What are matrix, grid, and window diagrams?
One of the simplest ways of organizing information in a visual structure. They take the form of a table, or series of panels. A common form is a two-by-two matrix, examining an issue along two different dimensions, representing a “four-quadrant model”.
What are matrix, grid, and window diagrams good for?
These diagrams are conceptually simple, yet very powerful. The form opens the mind to considering polarities along at least two dimensions of an issue, enabling a thoughtful and balanced approach. The tabular format assures completeness, as any empty square highlights the fact that some information or perspective is missing.
An unusual type of “window diagram”, suggested in Thinking Visually, resembles cartoon strip panels or a movie storyboard, with 4-6 panes. The first and last panes are filled in with some depiction of the current situation and desired future state, respectively, inviting one to envision and fill in possible intermediate steps to achieve the goal.
What are some examples?
A SWOT diagram is a useful tool in business strategic analysis. The initials stand for Strengths, Weaknesses, Opportunities, and Threats. The diagram is a 2×2 matrix where internal and external factors define one dimension and the other dimension is positive and negative. Thus, the organization’s Strengths are described in the box formed by the intersection of positive and internal; Opportunities are described in the intersection of positive and external, and so on. It is sometimes recommended that the analysis follow the order TOWS, focusing first on external threats and ending with internal strengths.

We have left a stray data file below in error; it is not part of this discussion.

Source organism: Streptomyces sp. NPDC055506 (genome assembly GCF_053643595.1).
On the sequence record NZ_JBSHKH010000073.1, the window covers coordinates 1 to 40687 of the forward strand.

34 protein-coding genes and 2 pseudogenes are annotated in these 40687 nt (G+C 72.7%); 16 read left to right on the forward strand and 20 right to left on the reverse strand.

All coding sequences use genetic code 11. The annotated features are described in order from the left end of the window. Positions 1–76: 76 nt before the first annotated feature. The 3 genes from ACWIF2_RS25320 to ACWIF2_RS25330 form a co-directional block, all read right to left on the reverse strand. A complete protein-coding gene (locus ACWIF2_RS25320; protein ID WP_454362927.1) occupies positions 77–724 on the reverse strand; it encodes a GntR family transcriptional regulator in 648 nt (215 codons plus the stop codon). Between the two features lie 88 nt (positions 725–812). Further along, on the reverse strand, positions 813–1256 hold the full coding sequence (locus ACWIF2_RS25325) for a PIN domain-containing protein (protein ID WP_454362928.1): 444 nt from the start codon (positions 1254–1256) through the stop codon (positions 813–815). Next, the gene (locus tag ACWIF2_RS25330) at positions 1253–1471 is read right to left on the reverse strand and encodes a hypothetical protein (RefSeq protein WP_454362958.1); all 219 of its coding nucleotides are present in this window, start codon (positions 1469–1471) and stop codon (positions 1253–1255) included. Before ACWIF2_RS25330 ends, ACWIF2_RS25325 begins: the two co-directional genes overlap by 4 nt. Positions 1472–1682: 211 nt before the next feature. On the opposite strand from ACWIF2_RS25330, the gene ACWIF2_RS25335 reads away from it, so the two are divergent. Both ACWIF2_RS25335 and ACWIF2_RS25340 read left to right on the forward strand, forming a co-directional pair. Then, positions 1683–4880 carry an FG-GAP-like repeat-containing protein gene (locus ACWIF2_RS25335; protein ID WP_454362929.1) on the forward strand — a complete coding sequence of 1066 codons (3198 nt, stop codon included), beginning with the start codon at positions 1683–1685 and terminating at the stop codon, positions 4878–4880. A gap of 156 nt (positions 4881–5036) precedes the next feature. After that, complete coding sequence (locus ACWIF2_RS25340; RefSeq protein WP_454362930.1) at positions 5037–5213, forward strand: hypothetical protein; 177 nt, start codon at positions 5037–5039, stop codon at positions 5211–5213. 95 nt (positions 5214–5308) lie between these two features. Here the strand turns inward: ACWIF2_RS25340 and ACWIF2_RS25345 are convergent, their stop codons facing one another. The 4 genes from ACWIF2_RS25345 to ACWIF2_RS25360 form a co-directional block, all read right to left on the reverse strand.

The Johari window is named after the two people who developed the model. Like the SWOT diagram, it is a 2×2 matrix. It is a communication model, and its dimensions contrast two people’s views of information known about one of them. It points out the fact that we are all operating with incomplete information about each other and even ourselves. By disclosing information about ourselves, and providing feedback to others about how they are perceived, the “window” representing what we know about ourselves and that other people know about us can grow larger, and more open, with the result that more open and truthful communication can occur.
Tables are a familiar way of organizing information in a matrix or grid format. This table compares aspects of dialogue mapping and causal mapping.
Where can I learn more about matrix, grid, and window diagrams?
This kind of diagram is widely used. Once you are aware of it, you will notice many examples in articles and books. There are references on some of the sample diagrams.
Chapter 8 in Thinking Visually: Business Applications of 14 Core Diagrams, Malcolm Craig, Ph.D., 2000, Continuum, London and New York
Chapter 8 in The Thinker’s Toolkit: 14 Powerful Techniques for Problem Solving, Morgan D. Jones, 1998, Three Rivers Press, NY, NY